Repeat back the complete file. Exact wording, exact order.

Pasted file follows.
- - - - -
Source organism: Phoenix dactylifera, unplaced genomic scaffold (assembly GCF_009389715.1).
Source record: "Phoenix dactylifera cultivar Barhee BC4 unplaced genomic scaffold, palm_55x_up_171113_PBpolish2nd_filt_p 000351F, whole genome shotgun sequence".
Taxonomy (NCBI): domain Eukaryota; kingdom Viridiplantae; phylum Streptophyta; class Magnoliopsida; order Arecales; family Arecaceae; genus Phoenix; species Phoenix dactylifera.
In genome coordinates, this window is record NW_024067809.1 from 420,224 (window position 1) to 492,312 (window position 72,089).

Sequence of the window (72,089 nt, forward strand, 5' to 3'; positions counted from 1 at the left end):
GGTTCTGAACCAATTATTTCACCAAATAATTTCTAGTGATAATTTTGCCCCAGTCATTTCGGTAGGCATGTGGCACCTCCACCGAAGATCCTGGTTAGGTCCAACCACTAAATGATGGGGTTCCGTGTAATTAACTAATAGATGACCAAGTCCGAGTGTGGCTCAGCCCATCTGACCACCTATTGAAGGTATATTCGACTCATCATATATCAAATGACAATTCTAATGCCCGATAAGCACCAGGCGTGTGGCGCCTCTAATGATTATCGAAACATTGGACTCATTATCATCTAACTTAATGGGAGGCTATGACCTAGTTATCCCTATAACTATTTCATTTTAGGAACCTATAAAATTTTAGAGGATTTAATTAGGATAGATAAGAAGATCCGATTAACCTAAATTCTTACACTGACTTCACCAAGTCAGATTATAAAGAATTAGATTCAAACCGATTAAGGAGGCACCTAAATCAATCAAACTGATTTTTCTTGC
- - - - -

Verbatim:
Source organism: Phoenix dactylifera, unplaced genomic scaffold (assembly GCF_009389715.1).
Source record: "Phoenix dactylifera cultivar Barhee BC4 unplaced genomic scaffold, palm_55x_up_171113_PBpolish2nd_filt_p 000351F, whole genome shotgun sequence".
Taxonomy (NCBI): domain Eukaryota; kingdom Viridiplantae; phylum Streptophyta; class Magnoliopsida; order Arecales; family Arecaceae; genus Phoenix; species Phoenix dactylifera.
In genome coordinates, this window is record NW_024067809.1 from 420,224 (window position 1) to 492,312 (window position 72,089).

Sequence of the window (72,089 nt, forward strand, 5' to 3'; positions counted from 1 at the left end):
GGTTCTGAACCAATTATTTCACCAAATAATTTCTAGTGATAATTTTGCCCCAGTCATTTCGGTAGGCATGTGGCACCTCCACCGAAGATCCTGGTTAGGTCCAACCACTAAATGATGGGGTTCCGTGTAATTAACTAATAGATGACCAAGTCCGAGTGTGGCTCAGCCCATCTGACCACCTATTGAAGGTATATTCGACTCATCATATATCAAATGACAATTCTAATGCCCGATAAGCACCAGGCGTGTGGCGCCTCTAATGATTATCGAAACATTGGACTCATTATCATCTAACTTAATGGGAGGCTATGACCTAGTTATCCCTATAACTATTTCATTTTAGGAACCTATAAAATTTTAGAGGATTTAATTAGGATAGATAAGAAGATCCGATTAACCTAAATTCTTACACTGACTTCACCAAGTCAGATTATAAAGAATTAGATTCAAACCGATTAAGGAGGCACCTAAATCAATCAAACTGATTTTTCTTGC